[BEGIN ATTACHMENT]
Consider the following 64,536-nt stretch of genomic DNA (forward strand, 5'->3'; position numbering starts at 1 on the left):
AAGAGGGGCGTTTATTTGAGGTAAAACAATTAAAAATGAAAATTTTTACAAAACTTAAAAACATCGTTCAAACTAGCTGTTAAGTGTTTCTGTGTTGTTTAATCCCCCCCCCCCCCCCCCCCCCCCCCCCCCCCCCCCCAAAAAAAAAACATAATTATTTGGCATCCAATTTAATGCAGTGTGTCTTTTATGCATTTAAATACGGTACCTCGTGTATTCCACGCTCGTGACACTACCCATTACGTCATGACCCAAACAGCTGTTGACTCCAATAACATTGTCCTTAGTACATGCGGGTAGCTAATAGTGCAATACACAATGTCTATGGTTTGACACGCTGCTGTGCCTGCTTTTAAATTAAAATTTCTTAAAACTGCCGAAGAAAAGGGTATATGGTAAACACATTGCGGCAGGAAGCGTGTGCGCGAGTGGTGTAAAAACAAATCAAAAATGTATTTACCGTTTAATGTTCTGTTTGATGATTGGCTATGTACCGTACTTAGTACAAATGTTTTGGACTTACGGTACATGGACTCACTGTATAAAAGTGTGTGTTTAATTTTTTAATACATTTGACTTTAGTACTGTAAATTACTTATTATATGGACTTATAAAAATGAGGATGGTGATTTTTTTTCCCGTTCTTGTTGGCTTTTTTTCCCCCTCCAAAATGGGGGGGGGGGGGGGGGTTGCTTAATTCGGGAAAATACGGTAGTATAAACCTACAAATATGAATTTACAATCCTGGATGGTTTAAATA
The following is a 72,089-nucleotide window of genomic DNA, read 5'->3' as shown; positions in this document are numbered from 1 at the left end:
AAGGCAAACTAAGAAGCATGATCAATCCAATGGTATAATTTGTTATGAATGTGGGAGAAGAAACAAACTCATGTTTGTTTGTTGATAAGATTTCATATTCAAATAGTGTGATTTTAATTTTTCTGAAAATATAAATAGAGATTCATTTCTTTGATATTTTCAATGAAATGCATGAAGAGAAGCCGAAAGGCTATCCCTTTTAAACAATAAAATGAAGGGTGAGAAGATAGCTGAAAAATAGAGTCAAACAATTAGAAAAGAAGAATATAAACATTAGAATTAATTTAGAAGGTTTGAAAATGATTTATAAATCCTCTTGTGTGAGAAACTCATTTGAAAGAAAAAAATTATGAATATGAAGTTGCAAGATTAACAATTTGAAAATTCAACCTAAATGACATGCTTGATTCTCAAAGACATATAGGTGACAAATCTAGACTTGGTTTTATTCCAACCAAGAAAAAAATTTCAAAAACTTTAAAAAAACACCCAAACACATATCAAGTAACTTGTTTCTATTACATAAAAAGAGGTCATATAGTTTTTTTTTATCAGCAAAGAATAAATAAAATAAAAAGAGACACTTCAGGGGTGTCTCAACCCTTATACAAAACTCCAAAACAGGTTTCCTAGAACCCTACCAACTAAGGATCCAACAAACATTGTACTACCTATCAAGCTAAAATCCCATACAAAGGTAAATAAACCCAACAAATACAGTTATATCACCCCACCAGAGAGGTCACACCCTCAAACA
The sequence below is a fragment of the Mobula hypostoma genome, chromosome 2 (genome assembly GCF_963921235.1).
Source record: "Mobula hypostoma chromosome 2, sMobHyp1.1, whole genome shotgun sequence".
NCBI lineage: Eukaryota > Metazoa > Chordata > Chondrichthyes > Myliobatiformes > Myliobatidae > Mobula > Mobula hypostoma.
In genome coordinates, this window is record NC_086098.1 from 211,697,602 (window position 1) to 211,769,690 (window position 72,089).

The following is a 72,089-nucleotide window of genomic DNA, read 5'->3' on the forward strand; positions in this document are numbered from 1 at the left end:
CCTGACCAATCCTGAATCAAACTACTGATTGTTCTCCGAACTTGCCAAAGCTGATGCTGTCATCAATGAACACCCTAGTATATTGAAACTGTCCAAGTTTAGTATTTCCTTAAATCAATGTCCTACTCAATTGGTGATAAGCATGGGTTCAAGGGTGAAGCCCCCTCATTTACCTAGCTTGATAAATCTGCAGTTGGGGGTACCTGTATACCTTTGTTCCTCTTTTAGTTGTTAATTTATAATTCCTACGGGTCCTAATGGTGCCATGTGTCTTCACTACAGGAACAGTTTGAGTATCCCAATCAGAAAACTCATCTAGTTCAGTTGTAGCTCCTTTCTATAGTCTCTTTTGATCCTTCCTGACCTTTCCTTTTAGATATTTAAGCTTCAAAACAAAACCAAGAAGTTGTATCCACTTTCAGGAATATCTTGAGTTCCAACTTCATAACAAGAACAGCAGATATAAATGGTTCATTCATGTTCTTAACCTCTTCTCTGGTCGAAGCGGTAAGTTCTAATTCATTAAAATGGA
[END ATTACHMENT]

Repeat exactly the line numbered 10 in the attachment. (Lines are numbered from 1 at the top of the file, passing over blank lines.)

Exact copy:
CCTGACCAATCCTGAATCAAACTACTGATTGTTCTCCGAACTTGCCAAAGCTGATGCTGTCATCAATGAACACCCTAGTATATTGAAACTGTCCAAGTTTAGTATTTCCTTAAATCAATGTCCTACTCAATTGGTGATAAGCATGGGTTCAAGGGTGAAGCCCCCTCATTTACCTAGCTTGATAAATCTGCAGTTGGGGGTACCTGTATACCTTTGTTCCTCTTTTAGTTGTTAATTTATAATTCCTACGGGTCCTAATGGTGCCATGTGTCTTCACTACAGGAACAGTTTGAGTATCCCAATCAGAAAACTCATCTAGTTCAGTTGTAGCTCCTTTCTATAGTCTCTTTTGATCCTTCCTGACCTTTCCTTTTAGATATTTAAGCTTCAAAACAAAACCAAGAAGTTGTATCCACTTTCAGGAATATCTTGAGTTCCAACTTCATAACAAGAACAGCAGATATAAATGGTTCATTCATGTTCTTAACCTCTTCTCTGGTCGAAGCGGTAAGTTCTAATTCATTAAAATGGA